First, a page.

Seat

Having a seat with proper support is crucial, especially if you spend a lot of time on your bike. The front part of a women’s seat has a depression to allow more room, especially when moving forward. It is also wider in the back to accommodate a wider pelvis.

The seat is arguably the most tailored part of a women’s bike and makes a big difference. If you choose to purchase a unisex bike, you may still want to buy a women’s seat separately. Fortunately, they are easy to switch out.

Hardtail vs. Full Suspension

All mountain bikes have a front suspension fork that helps the bike absorb impact. A full-suspension bike also has a suspension system in the back, whereas a hardtail bike has no rear suspension.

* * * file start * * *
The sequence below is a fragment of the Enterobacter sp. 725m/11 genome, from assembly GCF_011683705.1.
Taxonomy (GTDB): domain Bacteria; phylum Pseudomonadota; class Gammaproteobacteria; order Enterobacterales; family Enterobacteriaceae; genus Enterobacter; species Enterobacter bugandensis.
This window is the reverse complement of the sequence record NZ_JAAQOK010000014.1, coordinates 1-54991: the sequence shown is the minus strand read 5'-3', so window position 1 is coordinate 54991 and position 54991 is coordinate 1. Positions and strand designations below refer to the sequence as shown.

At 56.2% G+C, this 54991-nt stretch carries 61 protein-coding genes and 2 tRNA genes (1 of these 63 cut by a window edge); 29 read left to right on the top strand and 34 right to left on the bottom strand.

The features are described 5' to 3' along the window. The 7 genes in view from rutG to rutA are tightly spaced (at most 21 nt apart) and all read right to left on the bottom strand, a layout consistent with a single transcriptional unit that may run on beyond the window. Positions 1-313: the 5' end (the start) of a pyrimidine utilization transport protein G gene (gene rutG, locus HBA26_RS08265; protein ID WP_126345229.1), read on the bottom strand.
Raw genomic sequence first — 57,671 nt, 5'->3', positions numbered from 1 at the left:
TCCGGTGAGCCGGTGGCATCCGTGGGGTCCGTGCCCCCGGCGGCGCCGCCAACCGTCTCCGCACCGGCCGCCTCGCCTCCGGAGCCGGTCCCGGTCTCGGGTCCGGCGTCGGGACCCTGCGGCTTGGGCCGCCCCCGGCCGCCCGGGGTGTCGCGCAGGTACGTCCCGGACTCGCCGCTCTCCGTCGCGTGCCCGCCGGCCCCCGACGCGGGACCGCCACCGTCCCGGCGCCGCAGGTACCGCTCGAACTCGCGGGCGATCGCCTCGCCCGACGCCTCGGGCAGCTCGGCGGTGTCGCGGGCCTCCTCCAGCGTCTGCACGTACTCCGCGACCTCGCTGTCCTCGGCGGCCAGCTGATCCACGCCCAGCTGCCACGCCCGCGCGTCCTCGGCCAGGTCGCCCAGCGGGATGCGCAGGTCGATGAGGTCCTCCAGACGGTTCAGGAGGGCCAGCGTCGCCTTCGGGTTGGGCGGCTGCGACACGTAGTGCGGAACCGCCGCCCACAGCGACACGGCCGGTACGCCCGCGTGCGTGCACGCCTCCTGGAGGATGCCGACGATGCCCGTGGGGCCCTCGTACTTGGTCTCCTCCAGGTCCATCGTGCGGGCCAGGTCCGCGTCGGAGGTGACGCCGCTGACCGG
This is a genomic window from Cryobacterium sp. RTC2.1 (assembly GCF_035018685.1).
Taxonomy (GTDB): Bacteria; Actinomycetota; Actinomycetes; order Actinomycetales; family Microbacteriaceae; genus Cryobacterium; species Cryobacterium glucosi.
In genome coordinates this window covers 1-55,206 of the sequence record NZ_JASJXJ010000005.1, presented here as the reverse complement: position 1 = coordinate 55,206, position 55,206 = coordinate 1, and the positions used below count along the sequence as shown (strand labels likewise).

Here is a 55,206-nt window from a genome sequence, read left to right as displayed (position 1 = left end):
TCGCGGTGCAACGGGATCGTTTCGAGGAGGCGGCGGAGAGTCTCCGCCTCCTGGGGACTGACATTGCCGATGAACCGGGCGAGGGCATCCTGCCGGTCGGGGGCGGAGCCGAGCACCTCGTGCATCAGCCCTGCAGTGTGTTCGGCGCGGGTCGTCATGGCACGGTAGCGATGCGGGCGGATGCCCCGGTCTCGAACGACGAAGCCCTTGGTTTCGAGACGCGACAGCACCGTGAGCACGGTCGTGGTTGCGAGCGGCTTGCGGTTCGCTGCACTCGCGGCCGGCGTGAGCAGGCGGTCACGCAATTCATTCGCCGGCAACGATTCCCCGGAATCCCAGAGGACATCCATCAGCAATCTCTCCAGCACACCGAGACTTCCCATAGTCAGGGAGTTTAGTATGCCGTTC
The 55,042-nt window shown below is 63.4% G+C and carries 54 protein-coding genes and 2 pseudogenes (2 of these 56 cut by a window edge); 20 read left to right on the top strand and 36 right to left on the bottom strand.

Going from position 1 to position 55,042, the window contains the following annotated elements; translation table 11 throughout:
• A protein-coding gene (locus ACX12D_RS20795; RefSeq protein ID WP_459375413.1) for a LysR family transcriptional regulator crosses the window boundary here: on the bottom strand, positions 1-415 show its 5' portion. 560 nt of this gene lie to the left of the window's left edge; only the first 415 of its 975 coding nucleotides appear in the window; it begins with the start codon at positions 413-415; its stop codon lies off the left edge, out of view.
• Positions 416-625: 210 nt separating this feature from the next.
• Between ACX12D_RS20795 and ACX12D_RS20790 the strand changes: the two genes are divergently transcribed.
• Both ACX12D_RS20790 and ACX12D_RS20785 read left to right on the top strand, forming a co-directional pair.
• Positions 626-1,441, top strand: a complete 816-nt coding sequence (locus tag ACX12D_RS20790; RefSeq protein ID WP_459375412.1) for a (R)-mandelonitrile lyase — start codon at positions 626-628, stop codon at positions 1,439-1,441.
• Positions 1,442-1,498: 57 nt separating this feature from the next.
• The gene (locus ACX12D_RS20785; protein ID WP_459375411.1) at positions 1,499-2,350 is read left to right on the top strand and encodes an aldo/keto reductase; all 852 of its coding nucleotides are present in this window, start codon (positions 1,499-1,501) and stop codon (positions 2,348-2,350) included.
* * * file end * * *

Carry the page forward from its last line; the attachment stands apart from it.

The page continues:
Here is a table summarizing the key differences between hardtail and full suspension mountain bikes.

BikeHardtailFull Suspension
Pricecheapermore expensive
Speedslower on uneven terrainfaster on uneven terrain
Weightlighterheavier
Tireslarge, knobby tiresless knobby tires
Terrainflat, evensteep, rocky
Maintenanceless maintenance requiredmore maintenance required

Price

Mountain bikes are available in a wide range of prices and each manufacturer may have a slightly different price point for comparable bikes. However, when comparing similar bikes, the hardtails will be more affordable than the suspension. The frame of a hardtail bike is much less expensive to manufacture, which is reflected in the bike’s price.

Speed